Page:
Apologies, first off, to my readers for my prolonged absence. I could give you a laundry list of reasons why it’s been more than a month since my last blog post: things got busy, work’s been crazy, I’ve had writer’s block, I’ve been too busy watching Mad Men, etc. etc. But truthfully, I just haven’t been that inspired to write about food lately. Maybe I’m taking food for granted, or maybe I’m struggling with balancing my love of food with my ever-expanding waistline. So yeah. There it is.
It’s taken something a bit drastic, however, to get me excited about food again. On Thursday, I had a wisdom tooth pulled.
Having a wisdom tooth is no fun, for obvious reasons (hello, chipmunk cheeks!) but even more so when you’re going to be put under general anesthesia. You can’t eat anything for eight hours before the procedure, and afterward, you’re only supposed to have liquids, then soft foods. Which means you’re most likely doomed to eat nothing but mushy potatoes, smoothies, yogurt, pudding, apple sauce and tomato soups for three or four days straight.
Planning ahead, I made a batch of vichyssoise, a potato-and-leek soup that’s supposed to be served cold, but after a couple of days, I got a little tired of it. My taste buds later turned to thoughts of Chinese food–especially congee, which is the ultimate comfort food–rice porridge with chicken, ginger, scallions. It’s easy to make, but it takes some planning ahead. Also, good luck trying to cook anything while doped up on painkillers. Hot stoves and Vicodin do not mix.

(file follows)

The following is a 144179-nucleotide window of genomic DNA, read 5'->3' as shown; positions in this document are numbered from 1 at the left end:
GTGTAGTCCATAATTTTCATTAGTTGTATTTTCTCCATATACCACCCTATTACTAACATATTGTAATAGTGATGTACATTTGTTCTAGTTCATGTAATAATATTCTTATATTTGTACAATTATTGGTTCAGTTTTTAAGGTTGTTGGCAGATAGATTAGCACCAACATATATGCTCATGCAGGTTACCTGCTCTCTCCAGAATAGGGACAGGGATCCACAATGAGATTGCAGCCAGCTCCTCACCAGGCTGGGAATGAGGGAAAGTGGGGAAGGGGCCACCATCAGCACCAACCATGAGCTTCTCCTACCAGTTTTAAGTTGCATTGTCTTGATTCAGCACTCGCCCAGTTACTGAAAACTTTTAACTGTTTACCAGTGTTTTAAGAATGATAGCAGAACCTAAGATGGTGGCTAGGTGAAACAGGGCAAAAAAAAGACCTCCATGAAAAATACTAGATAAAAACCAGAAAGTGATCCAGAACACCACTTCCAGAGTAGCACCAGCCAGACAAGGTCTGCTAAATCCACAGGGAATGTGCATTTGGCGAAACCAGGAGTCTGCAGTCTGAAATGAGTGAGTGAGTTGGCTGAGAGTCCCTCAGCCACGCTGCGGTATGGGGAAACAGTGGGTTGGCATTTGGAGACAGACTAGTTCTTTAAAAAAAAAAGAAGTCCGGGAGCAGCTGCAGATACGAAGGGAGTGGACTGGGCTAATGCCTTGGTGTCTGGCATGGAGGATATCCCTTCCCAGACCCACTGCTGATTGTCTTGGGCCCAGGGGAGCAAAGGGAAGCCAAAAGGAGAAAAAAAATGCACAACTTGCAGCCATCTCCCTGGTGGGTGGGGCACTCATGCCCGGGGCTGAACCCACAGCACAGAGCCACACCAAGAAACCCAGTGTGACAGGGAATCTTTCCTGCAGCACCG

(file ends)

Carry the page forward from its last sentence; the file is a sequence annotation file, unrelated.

I checked to see whether my favorite Chinese restaurant, Mark’s Duck House, had congee on the menu, but no dice. There was, however, crab meat and fish maw soup, as well as egg drop soup. Bingo.
Egg drop soup is a pretty common staple on Chinese menus, but crab meat and fish maw soup is something special. It’s made with fresh crab (obviously) and fish “maw,” which is just a nice word for a fish’s swim bladder, the organ that gives fish the ability to control their buoyancy. It’s dried and reconstituted in soups, and has a texture similar to wet pork rinds. YUM! Did I have you at fish bladder and wet pork rinds? Why aren’t you salivating yet?
Ok, so it’s not for everyone, especially those who are picky about textures, but to me, it’s delicious. Fish maw and crab meat soup is a rich, thick, hearty dish, perfect with a dash of white pepper and Chinese vinegar. It reminds me of shark fin soup, only without the unnecessary bloodshed and animal cruelty. Poor sharkies.
What makes this soup, and egg flower soup, for that matter, great for a post-wisdom tooth extraction diet is that it’s chock full of protein and won’t leave your stomach grumbling in an hour, like mashed potatoes or tomato soup would. Also, I can’t seem to get enough of either soup. Can’t say the same for mashed potatoes or vichyssoise, for that matter.
If you ever find yourself in a Hong Kong-style Chinese restaurant and happen to see crab and fish maw soup on the menu, give it a try, what the heck. And if you’re already a fan and would like to try DIY-ing this fabulous soup at home, try this recipe over at The Unoriginal Chef and let me know how it turns out.
Now if you’ll excuse me, I’m going to fix myself a bowl of fish maw and crab soup, wash up, put a heating pad on my puffed out cheek, and think about what I want to eat–and blog about–tomorrow.